Trans women experience discrimination in health care services

Trans women experience discrimination in health care services

The population of trans women is one of the most affected by the HIV epidemic. According to data from the Joint United Nations Program on HIV/AIDS (UNAIDS), trans women are 13 times more likely to be infected than adults in the general population.

In the Latin American and Caribbean region, the situation is also very serious for these women, meaning those who were born biologically male, but who feel and live as female. For example, in Jamaica, the prevalence of HIV reaches 51% of trans women, while in Ecuador it is 34.8% and in Panama 29.6%, to mention a few examples.

Unfortunately, the great vulnerability in which trans women are involved is a social problem that derives from discrimination and rejection. Societies condemn someone who wants to “change” their sex and have not understood that gender identity is a personal experience and that sometimes it does not coincide with people’s biological gender.

The right to health 

Discrimination limits the rights of trans women in areas such as family, education, employment and political participation, among others. And one of these rights that is particularly affected is the right to health, particularly in terms of HIV-related services.

Legal barriers to recognizing the gender identity in the identity documents of a trans person also make it difficult for them to access a health service. If a woman applies for a service and the identity card is marked as male, this may give rise to the first of many acts of discrimination.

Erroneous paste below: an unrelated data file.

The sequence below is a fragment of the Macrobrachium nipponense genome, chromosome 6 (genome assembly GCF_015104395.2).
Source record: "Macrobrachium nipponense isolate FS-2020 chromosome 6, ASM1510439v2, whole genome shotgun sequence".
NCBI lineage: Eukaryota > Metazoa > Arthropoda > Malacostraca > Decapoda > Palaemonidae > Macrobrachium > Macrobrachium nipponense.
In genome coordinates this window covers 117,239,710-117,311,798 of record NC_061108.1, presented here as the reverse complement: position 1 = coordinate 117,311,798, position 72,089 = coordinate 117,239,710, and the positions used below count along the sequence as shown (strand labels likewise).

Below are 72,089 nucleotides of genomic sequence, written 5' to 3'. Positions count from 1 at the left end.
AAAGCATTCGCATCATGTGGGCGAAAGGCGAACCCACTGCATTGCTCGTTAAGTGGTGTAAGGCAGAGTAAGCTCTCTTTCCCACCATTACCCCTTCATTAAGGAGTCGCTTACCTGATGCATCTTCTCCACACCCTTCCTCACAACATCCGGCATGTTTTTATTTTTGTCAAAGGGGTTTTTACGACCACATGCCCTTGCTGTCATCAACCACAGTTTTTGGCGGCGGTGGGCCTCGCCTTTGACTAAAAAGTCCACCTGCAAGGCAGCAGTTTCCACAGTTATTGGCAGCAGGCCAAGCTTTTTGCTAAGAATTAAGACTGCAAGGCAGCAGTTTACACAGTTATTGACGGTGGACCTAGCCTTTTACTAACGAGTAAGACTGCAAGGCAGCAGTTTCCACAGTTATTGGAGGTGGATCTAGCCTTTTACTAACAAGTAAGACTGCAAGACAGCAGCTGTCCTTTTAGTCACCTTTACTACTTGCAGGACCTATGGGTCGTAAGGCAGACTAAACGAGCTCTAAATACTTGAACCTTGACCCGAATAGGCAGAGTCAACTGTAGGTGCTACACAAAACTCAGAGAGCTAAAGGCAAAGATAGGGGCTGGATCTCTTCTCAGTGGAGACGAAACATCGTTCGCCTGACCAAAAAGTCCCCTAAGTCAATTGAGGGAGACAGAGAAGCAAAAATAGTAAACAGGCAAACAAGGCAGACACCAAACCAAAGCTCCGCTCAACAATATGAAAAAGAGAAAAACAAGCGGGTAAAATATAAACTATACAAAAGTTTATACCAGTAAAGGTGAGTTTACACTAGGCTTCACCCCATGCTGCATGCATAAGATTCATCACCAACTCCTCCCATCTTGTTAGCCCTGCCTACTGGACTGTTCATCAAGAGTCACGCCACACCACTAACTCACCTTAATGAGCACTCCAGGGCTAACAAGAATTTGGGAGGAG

That is why it is so important that health services acknowledge and respect the gender identity of the people who use them. This is the best way for trans women to feel comfortable and safe in a space that should look after their well-being.

Actions such as calling a trans woman by a male name or not taking into account their needs in terms of, for example, the use of hormones, are discriminatory acts that directly affect their health, both physical and mental. They have the right to demand respect and public health personnel have the obligation to provide it.

This next March the 1st, International Zero Discrimination Day, it is necessary to reflect on the need to open spaces of respect and dialogue with all people, especially the most vulnerable.

At AHF Latin America and the Caribbean we offer you a safe and discrimination-free space. Come to us for free condoms and free HIV tests. Locate our offices in your country or write to us by Whatsapp.